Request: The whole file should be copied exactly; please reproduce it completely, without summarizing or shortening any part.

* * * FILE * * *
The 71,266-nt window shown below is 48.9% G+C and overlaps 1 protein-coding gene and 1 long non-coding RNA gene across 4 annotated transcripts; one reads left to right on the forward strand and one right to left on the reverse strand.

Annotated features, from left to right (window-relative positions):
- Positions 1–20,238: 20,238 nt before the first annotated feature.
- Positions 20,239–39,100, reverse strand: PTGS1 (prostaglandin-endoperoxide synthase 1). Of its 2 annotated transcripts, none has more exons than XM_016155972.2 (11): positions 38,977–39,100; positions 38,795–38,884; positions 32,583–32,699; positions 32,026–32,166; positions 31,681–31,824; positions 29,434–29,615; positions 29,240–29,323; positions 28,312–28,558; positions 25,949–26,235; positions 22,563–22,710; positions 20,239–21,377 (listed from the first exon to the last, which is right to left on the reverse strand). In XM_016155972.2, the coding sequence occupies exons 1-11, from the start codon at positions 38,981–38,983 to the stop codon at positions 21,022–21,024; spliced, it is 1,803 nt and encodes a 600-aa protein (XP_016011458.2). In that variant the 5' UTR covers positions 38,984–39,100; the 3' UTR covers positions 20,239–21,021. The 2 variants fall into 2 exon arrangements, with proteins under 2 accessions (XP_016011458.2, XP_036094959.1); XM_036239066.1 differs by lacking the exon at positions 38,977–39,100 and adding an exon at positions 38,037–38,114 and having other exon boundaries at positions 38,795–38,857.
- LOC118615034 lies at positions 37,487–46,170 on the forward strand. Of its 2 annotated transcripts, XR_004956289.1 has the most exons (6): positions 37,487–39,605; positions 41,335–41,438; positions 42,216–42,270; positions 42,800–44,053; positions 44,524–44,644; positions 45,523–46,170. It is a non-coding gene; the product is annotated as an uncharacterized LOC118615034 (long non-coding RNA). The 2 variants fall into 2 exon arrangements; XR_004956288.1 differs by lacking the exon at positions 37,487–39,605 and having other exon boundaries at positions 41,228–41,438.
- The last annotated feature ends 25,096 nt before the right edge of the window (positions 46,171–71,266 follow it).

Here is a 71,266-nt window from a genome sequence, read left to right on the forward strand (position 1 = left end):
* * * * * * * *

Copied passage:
The 71,266-nt window shown below is 48.9% G+C and overlaps 1 protein-coding gene and 1 long non-coding RNA gene across 4 annotated transcripts; one reads left to right on the forward strand and one right to left on the reverse strand.

Annotated features, from left to right (window-relative positions):
- Positions 1–20,238: 20,238 nt before the first annotated feature.
- Positions 20,239–39,100, reverse strand: PTGS1 (prostaglandin-endoperoxide synthase 1). Of its 2 annotated transcripts, none has more exons than XM_016155972.2 (11): positions 38,977–39,100; positions 38,795–38,884; positions 32,583–32,699; positions 32,026–32,166; positions 31,681–31,824; positions 29,434–29,615; positions 29,240–29,323; positions 28,312–28,558; positions 25,949–26,235; positions 22,563–22,710; positions 20,239–21,377 (listed from the first exon to the last, which is right to left on the reverse strand). In XM_016155972.2, the coding sequence occupies exons 1-11, from the start codon at positions 38,981–38,983 to the stop codon at positions 21,022–21,024; spliced, it is 1,803 nt and encodes a 600-aa protein (XP_016011458.2). In that variant the 5' UTR covers positions 38,984–39,100; the 3' UTR covers positions 20,239–21,021. The 2 variants fall into 2 exon arrangements, with proteins under 2 accessions (XP_016011458.2, XP_036094959.1); XM_036239066.1 differs by lacking the exon at positions 38,977–39,100 and adding an exon at positions 38,037–38,114 and having other exon boundaries at positions 38,795–38,857.
- LOC118615034 lies at positions 37,487–46,170 on the forward strand. Of its 2 annotated transcripts, XR_004956289.1 has the most exons (6): positions 37,487–39,605; positions 41,335–41,438; positions 42,216–42,270; positions 42,800–44,053; positions 44,524–44,644; positions 45,523–46,170. It is a non-coding gene; the product is annotated as an uncharacterized LOC118615034 (long non-coding RNA). The 2 variants fall into 2 exon arrangements; XR_004956288.1 differs by lacking the exon at positions 37,487–39,605 and having other exon boundaries at positions 41,228–41,438.
- The last annotated feature ends 25,096 nt before the right edge of the window (positions 46,171–71,266 follow it).

Here is a 71,266-nt window from a genome sequence, read left to right on the forward strand (position 1 = left end):